Sanguinarism – Non Interview With A Vampire
The internet is a surprising place, criss-crossed by labyrinthine linktrails and spiraling webrings. It plays host to trolls and sucks away time, but sometimes a traveler will make an unexpected discovery. Such as sanguinarians, or modern day vampires…
Sanguinarius: The Vampire Support Page is how sanguinarius.org bills themselves. The website is devoted to helping people who, allegedly, can’t survive without blood or psychic energy. Anyone can create a website and make some claims, but the people at Sanguinarius did a brilliant job of it. I didn’t read every single article – they have quite a few, ranging from the perks to being a vamp, to coping with bloodlust – but from what I did see, they have their story straight. Someone must have a lot of time on their hands to make this all up, I thought. Unless they’re real…
Perhaps the stack of Anne Rice books piled next to my laptop had something to do with my decision to attempt to make contact with these supposed-vamps, rather than dismissing the whole affair as the ravings of someone who can’t accept that he – or she – is a ‘mere’ human. The Sanguinarius Community expressly stated that it was intended only for people of seventeen years of age or older. Specifically saying that they didn’t want to deal with teenage lifestylers did make Sang seem a little more credible…
Several days after my discovery, the 19th of May to be exact, I sent the following e-mail to the mistress of the website:
I happened across your organization several days ago and soon became interested in the possibility of interviewing one to three of your members. I say ‘one to three’ as your website makes it clear that every person has a different experience and I would like to provide our readers with a balanced view. If you agreed to set up interviews you would, of course, have an opportunity to read and edit the article before it was published. I anticipate your reply.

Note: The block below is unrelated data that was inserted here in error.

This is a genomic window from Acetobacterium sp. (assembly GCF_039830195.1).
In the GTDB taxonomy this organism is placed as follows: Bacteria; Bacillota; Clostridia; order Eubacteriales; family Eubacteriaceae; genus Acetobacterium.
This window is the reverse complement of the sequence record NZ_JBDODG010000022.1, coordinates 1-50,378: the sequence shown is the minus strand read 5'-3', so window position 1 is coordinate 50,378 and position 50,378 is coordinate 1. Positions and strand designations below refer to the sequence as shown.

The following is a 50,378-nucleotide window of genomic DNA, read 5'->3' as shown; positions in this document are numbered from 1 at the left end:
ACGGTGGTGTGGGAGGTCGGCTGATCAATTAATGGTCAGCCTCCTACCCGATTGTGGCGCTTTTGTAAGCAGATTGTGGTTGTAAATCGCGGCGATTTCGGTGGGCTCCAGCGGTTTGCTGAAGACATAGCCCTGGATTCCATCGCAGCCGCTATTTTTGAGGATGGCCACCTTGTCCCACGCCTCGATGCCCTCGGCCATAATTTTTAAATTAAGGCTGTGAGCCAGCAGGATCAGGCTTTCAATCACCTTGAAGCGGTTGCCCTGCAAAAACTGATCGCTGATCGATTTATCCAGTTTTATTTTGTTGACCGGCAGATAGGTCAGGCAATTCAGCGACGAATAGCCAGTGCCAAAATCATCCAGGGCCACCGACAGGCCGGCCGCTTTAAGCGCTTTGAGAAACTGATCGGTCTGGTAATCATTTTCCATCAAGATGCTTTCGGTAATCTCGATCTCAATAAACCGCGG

With all due respect,
I had begun to anticipate questions as well. Major topics I wanted to address were:
- When did you realize you were a vampire and had you always known you were somehow ‘different’?
- In an era when so many people feel comfortable coming out of the closet, are more vampires coming out of the coffin?
- How do you support yourself, as most careers require work during the daylight hours?
- Do you believe it’s possible to change someone? Under what circumstances – if they gave you millions of dollars, if they were diagnosed with a terminal illness – would you change someone?
- What happens when a vampire and a vampire procreate? What about a vampire and a human?
A week passed. I received no reply. The Sanguinarius website hosted an IRC chat function, so I attempted to contact someone via that. The program failed to run on my computer – my lack of technological skill being a probable reason, the inactivity of the website being another. Sanguinarius has a whole section devoted to links, so I began checking those out. The majority of websites proved to be just as devoid of life – both living and ‘undead’. Time and again I was confronted with 404 errors or ‘failure to connect’ pages.